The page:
The benefits of using laser hair removal for keratosis pilaris, over other treatment methods
So why get laser hair removal for keratosis pilaris, compared to using traditional creams and exfoliants for this condition? Below are a few reasons.
Other treatment methods for keratosis pilaris are short-term. After all, it is a stubborn, recurring condition.
Unlike treatments that offer temporary relief of keratosis pilaris, laser hair removal can provide longer-lasting effects. How? By destroying hair follicles. Less hair growth can significantly reduce the recurrence of KP-related bumps, leading to smoother skin in the treated areas.
Precise and customizable treatments
Laser hair removal is a highly customizable procedure, allowing doctors or technicians to adjust treatment parameters based on individual needs. This precision ensures that the laser energy is directed only at the targeted areas or depths in the skin, minimizing the risk of damage to surrounding tissues.
Also, if you have skin of colour, a technician can use lower settings to reduce the chances of post-inflammatory hyperpigmentation, which you will be prone to. This is similar to using a less intense chemical peel or exfoliant for keratosis pilaris. However, with lasers, it is much more precise.
Quick and convenient sessions
Laser hair removal sessions are relatively quick, depending on the size of the treatment area. Larger areas like the legs may take longer, but smaller areas such as the upper arms or face can be treated in a matter of minutes.
Additionally, there is no downtime associated with the procedure. You can resume daily activities immediately after sessions.
While using at-home creams may save you a trip to the laser centre, they also depend on your consistent use. Plus, if you over-treat your problem areas, you may end up with burns or scabs, which will need time to heal. They may also require other treatments (such as to get rid of post-inflammatory hyperpigmentation).
Considerations and precautions before using laser hair removal for keratosis pilaris
While laser hair removal might be an effective option for managing keratosis pilaris, there are some factors to consider before getting this treatment.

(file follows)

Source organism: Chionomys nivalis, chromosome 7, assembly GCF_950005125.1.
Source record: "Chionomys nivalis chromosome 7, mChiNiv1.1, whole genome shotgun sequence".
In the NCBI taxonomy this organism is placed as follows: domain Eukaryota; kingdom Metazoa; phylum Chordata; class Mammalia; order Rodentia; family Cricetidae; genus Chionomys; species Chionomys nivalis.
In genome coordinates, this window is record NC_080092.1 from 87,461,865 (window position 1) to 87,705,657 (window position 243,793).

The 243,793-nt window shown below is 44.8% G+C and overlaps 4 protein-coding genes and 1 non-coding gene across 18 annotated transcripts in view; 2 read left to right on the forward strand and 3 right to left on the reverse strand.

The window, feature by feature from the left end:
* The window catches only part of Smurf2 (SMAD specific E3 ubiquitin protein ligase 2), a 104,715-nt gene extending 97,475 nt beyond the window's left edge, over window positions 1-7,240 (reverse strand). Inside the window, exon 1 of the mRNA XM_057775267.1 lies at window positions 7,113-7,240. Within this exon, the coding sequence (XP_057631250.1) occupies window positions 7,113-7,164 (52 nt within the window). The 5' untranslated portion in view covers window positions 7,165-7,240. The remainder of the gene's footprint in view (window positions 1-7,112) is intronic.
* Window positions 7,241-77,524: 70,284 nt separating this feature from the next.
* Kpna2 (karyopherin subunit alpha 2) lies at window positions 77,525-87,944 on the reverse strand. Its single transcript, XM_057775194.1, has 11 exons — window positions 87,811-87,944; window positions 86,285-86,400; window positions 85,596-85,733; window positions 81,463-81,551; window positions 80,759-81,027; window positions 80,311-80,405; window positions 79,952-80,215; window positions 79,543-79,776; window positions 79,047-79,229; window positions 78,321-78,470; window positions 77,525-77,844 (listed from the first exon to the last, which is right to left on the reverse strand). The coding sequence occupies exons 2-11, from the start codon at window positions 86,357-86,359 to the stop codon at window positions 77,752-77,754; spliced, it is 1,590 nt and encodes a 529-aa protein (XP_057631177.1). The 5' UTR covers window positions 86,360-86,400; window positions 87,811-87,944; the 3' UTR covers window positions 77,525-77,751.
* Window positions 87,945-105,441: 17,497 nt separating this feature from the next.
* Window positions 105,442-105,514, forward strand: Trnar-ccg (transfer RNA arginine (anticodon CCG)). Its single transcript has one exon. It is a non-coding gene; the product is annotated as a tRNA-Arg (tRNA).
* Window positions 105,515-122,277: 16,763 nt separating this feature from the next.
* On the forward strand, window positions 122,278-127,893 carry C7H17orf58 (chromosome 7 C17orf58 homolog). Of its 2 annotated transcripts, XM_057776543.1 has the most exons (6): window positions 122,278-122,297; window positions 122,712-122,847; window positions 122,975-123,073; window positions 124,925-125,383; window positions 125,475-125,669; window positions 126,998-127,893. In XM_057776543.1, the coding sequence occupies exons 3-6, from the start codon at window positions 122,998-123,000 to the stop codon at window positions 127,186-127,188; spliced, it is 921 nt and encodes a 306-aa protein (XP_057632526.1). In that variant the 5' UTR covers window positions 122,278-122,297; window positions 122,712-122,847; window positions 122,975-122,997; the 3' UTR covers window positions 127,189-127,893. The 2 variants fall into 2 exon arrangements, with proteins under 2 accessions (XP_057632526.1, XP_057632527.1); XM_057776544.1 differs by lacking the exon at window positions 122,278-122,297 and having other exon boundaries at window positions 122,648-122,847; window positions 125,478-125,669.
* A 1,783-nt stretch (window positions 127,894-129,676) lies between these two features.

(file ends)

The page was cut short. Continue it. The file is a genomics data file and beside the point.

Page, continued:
Consult with a doctor before you settle on keratosis pilaris as your diagnosis!
It is crucial to consult with a qualified doctor before undergoing laser hair removal for keratosis pilaris.
A doctor can assess your skin condition and medical history to determine if you indeed have keratosis pilaris, versus another condition.
For example, keratosis pilaris can look similar to scurvy. In that case, it would need a much different treatment – one that could save your other body parts, or even your life! Keratosis pilaris can also look like milia, acne, folliculitis and a host of other skin conditions, listed here. These all require different treatment paths.
Multiple sessions are required
Achieving optimal KP reduction may require multiple laser sessions. The number of treatments needed can vary depending on the severity of KP and an individual’s response to the procedure.
Remember: laser hair removal for keratosis pilaris is not a cure, and can only potentially reduce symptoms, not eliminate them.
Possible side effects
While laser hair removal is generally safe when performed by a qualified technician, it can cause mild side effects such as temporary redness, swelling, or slight discomfort in the treated areas. These effects are usually short-lived and resolve on their own.
If you have tanned skin, you will need to wait for your tan to go away before undergoing laser hair removal. This also applies to spray tans. This is for your safety, to prevent burns. Tattooed skin is not eligible for laser hair removal, for the same reasons.
Laser hair removal for keratosis pilaris may present a novel and long-term solution to bumpy, red skin
Laser hair removal presents a promising treatment option for individuals with keratosis pilaris seeking smoother, bump-free skin. By targeting hair follicles and disrupting the buildup of keratin, this procedure can reduce the visibility and severity of KP-related bumps.
However, it is important to consult with a doctor to determine if laser hair removal is the right choice for you and to understand the potential risks and benefits associated with the procedure.
With proper evaluation and care, laser hair removal can be a valuable tool in managing keratosis pilaris and enhancing skin texture and appearance.
See more on our blog:
- Am I a good candidate for laser hair removal? Does my skin tone or hair colour matter these days?
- Before and after care: what you can do to get the best results from laser hair removal
- Before you get Brazilian laser hair removal, read this